As always around Anzac Day I remember those who have served and those who paid the ultimate sacrifice in war.
It’s quite bittersweet. I think with pride of my own family who have served in the wars. I think of the great stories we have about the Maori Battalion. But I also think about how futile war is, how the loss of our soldiers irreparably damage families and communities.
To me, these annual days of remembrance serve as a reminder to us that while we remember with reverence those who passed away in war, we don’t want that to ever happen again.
There are no official council meetings this week, so in line with my Anzac opening, I wanted to talk about our Gisborne District Sister Cities Committee (GDSCC).
I have the honour of being appointed to the committee by the mayor. Something I have enjoyed doing my entire time I have been on council.
GDSCC was recently acknowledged by Sister Cities NZ for it’s 40 year relationship with Palm Desert, California, USA.
We have sister cities relationships with Mahina in Tahiti, Nonoichi in Japan, Rizhao in China, and of course, Palm Desert. We also have a sister port relationship with Gamagori in Japan.
I’ve always been interested in sister cities as I have had a keen life long interest in building connections between countries.
One thing that I feel doesn’t get told enough is why sister cities exist.
They exist today in their current format because of World War Two.
Pre WW2, there are examples of sister cities or “twin towns” but post World War Two a concerted effort was made by cities in rival nations as a way to encourage peace between said nations.
For example after World War Two, Coventry in England twinned with Stalingrad in Russia and Dresden in Germany. All three cities were heavily bombed during the war and this connection was made to foster reconciliation between those specific areas.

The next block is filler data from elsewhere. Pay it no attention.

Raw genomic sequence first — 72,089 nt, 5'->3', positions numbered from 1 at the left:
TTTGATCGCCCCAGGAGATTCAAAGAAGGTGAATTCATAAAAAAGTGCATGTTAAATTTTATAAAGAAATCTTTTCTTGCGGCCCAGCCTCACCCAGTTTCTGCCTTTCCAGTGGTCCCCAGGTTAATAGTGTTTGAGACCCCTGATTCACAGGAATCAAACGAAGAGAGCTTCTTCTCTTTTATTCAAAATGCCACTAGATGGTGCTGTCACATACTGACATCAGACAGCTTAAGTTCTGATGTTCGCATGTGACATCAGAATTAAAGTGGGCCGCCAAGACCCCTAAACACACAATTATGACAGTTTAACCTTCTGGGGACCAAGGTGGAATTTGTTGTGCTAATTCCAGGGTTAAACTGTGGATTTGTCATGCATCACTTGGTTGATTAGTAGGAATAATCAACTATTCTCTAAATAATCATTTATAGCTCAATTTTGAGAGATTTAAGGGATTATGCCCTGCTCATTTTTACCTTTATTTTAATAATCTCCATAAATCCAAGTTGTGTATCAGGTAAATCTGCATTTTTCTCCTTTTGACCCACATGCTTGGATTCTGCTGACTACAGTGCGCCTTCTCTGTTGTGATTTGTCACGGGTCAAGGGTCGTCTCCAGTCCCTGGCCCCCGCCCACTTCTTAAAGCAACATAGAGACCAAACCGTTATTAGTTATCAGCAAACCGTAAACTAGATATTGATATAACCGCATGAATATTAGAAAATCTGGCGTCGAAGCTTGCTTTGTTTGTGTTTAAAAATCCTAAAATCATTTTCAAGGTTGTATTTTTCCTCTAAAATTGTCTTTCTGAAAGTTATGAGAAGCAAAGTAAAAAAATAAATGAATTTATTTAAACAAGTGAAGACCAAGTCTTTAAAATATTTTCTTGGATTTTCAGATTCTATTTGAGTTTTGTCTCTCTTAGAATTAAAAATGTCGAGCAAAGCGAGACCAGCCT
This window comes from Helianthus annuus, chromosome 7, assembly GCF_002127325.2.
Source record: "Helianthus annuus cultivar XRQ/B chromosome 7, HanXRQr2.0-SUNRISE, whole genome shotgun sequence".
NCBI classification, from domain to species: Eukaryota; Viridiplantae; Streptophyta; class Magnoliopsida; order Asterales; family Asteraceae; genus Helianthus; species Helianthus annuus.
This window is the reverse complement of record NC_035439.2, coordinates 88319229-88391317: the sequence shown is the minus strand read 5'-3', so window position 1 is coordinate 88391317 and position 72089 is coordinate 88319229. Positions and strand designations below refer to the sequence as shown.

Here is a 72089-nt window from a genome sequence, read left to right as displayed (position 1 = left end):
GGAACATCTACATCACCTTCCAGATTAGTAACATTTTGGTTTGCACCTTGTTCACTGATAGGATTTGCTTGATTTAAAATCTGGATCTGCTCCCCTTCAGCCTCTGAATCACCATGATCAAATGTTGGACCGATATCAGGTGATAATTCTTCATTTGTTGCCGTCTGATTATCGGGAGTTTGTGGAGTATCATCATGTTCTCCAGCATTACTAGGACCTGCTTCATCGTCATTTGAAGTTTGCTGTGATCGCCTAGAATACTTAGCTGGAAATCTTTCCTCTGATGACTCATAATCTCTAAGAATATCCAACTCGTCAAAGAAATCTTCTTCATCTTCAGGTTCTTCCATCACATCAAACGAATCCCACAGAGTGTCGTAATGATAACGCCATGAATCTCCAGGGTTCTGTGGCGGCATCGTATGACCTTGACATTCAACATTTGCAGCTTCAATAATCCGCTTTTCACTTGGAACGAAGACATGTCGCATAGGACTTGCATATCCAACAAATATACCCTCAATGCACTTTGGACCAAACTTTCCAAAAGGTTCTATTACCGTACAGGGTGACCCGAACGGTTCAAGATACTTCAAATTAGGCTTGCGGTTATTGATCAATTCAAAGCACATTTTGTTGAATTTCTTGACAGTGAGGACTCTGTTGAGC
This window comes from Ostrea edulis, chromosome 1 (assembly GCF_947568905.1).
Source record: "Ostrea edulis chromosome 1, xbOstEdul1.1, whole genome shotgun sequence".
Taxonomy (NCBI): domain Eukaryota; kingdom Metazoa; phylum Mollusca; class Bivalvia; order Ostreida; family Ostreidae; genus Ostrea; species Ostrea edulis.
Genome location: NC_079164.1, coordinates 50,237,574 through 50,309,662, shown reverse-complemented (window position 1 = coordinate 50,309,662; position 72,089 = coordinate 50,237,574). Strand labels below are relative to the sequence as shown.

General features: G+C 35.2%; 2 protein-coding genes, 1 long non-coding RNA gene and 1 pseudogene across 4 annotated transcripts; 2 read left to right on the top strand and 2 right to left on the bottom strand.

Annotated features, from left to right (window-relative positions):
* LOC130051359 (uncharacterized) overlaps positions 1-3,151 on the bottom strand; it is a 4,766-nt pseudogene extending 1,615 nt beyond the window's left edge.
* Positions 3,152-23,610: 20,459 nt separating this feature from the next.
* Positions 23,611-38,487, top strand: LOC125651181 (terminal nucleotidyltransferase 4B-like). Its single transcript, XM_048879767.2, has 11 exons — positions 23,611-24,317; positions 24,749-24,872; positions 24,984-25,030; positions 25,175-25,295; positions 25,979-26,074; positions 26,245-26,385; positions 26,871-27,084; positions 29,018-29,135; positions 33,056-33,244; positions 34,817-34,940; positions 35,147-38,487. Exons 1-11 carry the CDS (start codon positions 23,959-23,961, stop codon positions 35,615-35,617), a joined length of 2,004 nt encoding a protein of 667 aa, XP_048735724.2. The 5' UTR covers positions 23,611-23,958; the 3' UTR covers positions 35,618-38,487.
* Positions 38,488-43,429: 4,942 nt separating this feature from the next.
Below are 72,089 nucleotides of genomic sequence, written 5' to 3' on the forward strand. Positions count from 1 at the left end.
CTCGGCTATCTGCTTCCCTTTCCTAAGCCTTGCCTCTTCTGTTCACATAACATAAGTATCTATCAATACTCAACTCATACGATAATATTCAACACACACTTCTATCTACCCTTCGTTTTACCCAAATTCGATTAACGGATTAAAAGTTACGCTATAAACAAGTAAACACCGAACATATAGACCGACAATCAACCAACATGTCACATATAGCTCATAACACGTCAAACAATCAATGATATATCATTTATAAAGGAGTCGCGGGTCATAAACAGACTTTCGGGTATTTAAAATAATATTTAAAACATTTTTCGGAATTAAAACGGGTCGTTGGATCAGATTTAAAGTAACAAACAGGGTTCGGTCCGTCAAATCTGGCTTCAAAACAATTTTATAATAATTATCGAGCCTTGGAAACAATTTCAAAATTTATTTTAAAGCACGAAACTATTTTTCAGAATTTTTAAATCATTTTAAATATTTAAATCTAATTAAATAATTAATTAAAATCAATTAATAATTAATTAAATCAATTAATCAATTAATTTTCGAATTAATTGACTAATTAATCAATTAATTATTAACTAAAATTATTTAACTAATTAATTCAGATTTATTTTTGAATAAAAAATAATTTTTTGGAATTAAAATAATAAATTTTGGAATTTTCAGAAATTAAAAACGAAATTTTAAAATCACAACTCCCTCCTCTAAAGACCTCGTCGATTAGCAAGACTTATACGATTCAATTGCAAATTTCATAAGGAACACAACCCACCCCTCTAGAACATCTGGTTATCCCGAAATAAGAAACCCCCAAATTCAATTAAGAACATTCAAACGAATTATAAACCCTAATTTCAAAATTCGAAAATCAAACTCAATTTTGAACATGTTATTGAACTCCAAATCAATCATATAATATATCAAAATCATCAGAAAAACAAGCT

The rationale is that nations are less likely to go to war if people and cities in those different nations have relationships with each other. For example, if NZ and Japan happened to be on opposite sides of a war, the citizenry of both countries would be very reluctant to engage in that war because Gisborne has a sister cities agreement with Nonoichi, Christchurch has one with Kurashiki, Auckland has one with Fukuoka and so on and so forth for many of our cities.
The concept of sister cities has grown over time to include nations that weren’t just in World War 2. Mainly these relationships are for economic, cultural and educational reasons, but this can also be a way to future proof our world to never go back to a state of full blown world war again.
We have relationships with two port cities, Gamagori and Rizhao. We no longer export to Gamagori, but we continue to still export wood and wine to Rizhao. Our sister cities committee runs a photo competition with Gamagori still to this day.
We have a relationship with Mahina because of our connection through the transit of Venus, the navigator Tupaea and his role on the Endeavour.
It takes a lot of effort and many people over time to foster a 40 year relationship with Palm Desert, and a 30 year relationship with Nonoichi. In 2026 we will be celebrating 20 years for Gamagori and Rizhao, and 10 years for Mahina.
I want to commend our committee of volunteers, past and present. You’re work is so important.
Thank you for your service.
As always, it’s a privilege to do this work on behalf of you Te Tairawhiti.